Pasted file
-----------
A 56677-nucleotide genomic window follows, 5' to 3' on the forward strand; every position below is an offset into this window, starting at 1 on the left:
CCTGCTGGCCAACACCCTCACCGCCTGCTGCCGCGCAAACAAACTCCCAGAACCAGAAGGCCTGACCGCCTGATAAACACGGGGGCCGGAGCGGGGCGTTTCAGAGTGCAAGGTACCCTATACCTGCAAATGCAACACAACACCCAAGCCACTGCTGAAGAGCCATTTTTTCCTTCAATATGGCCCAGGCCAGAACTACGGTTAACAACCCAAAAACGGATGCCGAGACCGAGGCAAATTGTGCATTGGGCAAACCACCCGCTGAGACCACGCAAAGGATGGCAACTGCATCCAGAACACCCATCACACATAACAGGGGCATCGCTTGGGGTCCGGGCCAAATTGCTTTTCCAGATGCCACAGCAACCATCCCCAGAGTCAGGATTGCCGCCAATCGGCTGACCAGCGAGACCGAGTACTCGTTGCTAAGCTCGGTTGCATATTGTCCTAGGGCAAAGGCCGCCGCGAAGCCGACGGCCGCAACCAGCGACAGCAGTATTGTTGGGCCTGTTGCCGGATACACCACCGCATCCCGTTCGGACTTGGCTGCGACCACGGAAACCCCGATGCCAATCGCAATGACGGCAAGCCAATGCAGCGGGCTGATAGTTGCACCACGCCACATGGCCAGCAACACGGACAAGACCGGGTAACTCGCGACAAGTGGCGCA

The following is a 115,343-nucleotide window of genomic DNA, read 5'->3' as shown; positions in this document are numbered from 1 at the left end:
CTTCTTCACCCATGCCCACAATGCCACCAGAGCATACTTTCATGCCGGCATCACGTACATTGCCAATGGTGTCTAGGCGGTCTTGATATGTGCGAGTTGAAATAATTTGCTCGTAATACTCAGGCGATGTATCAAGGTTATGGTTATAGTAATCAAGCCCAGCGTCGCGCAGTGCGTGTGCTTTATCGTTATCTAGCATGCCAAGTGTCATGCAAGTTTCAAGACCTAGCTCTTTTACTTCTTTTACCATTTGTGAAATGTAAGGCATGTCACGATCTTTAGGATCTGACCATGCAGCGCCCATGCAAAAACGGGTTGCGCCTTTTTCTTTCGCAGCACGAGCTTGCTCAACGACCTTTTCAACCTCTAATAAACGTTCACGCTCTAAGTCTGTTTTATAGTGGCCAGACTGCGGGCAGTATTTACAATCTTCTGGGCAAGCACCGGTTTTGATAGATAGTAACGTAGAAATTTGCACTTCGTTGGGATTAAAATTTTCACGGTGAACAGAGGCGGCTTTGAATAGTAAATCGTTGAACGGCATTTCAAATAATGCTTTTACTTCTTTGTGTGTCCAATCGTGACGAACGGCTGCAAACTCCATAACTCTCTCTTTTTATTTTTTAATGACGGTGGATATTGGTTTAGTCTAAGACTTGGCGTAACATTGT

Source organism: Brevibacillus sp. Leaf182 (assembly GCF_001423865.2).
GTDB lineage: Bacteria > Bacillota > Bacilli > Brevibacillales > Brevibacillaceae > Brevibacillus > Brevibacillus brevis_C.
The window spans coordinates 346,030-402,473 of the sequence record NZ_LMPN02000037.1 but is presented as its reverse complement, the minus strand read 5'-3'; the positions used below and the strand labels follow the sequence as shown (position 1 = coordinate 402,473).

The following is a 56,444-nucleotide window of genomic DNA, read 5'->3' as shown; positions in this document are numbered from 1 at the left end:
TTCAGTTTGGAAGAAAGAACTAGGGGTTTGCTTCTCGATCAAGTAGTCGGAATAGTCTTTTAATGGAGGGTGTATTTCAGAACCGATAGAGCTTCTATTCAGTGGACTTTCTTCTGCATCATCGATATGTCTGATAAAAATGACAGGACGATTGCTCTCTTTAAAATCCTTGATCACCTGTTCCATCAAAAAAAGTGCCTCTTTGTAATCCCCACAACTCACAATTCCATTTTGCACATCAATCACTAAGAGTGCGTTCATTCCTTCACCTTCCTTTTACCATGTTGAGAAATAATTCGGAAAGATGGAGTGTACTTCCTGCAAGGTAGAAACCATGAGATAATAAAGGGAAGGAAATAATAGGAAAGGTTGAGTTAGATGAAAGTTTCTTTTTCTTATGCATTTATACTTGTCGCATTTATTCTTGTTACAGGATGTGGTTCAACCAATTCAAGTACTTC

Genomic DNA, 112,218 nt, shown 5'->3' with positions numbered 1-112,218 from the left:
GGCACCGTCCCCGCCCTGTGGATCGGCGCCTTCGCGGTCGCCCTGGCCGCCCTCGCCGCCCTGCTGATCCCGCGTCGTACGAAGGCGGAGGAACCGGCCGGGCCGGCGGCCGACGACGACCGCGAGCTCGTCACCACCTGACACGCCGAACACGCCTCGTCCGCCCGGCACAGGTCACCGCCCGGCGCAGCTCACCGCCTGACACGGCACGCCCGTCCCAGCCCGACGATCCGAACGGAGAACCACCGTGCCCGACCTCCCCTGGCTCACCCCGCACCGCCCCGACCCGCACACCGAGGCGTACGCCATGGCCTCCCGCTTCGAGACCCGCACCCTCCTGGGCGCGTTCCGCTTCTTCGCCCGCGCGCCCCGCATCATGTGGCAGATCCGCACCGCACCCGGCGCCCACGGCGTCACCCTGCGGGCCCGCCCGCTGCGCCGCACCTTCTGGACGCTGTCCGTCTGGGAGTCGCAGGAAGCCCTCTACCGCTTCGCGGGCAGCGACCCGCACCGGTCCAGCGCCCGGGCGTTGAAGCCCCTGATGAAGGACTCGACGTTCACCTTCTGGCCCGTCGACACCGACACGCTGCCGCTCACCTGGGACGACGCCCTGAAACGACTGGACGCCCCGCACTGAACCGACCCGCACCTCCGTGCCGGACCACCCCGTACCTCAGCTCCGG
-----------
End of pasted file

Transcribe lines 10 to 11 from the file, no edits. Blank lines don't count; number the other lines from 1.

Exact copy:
Genomic DNA, 112,218 nt, shown 5'->3' with positions numbered 1-112,218 from the left:
GGCACCGTCCCCGCCCTGTGGATCGGCGCCTTCGCGGTCGCCCTGGCCGCCCTCGCCGCCCTGCTGATCCCGCGTCGTACGAAGGCGGAGGAACCGGCCGGGCCGGCGGCCGACGACGACCGCGAGCTCGTCACCACCTGACACGCCGAACACGCCTCGTCCGCCCGGCACAGGTCACCGCCCGGCGCAGCTCACCGCCTGACACGGCACGCCCGTCCCAGCCCGACGATCCGAACGGAGAACCACCGTGCCCGACCTCCCCTGGCTCACCCCGCACCGCCCCGACCCGCACACCGAGGCGTACGCCATGGCCTCCCGCTTCGAGACCCGCACCCTCCTGGGCGCGTTCCGCTTCTTCGCCCGCGCGCCCCGCATCATGTGGCAGATCCGCACCGCACCCGGCGCCCACGGCGTCACCCTGCGGGCCCGCCCGCTGCGCCGCACCTTCTGGACGCTGTCCGTCTGGGAGTCGCAGGAAGCCCTCTACCGCTTCGCGGGCAGCGACCCGCACCGGTCCAGCGCCCGGGCGTTGAAGCCCCTGATGAAGGACTCGACGTTCACCTTCTGGCCCGTCGACACCGACACGCTGCCGCTCACCTGGGACGACGCCCTGAAACGACTGGACGCCCCGCACTGAACCGACCCGCACCTCCGTGCCGGACCACCCCGTACCTCAGCTCCGG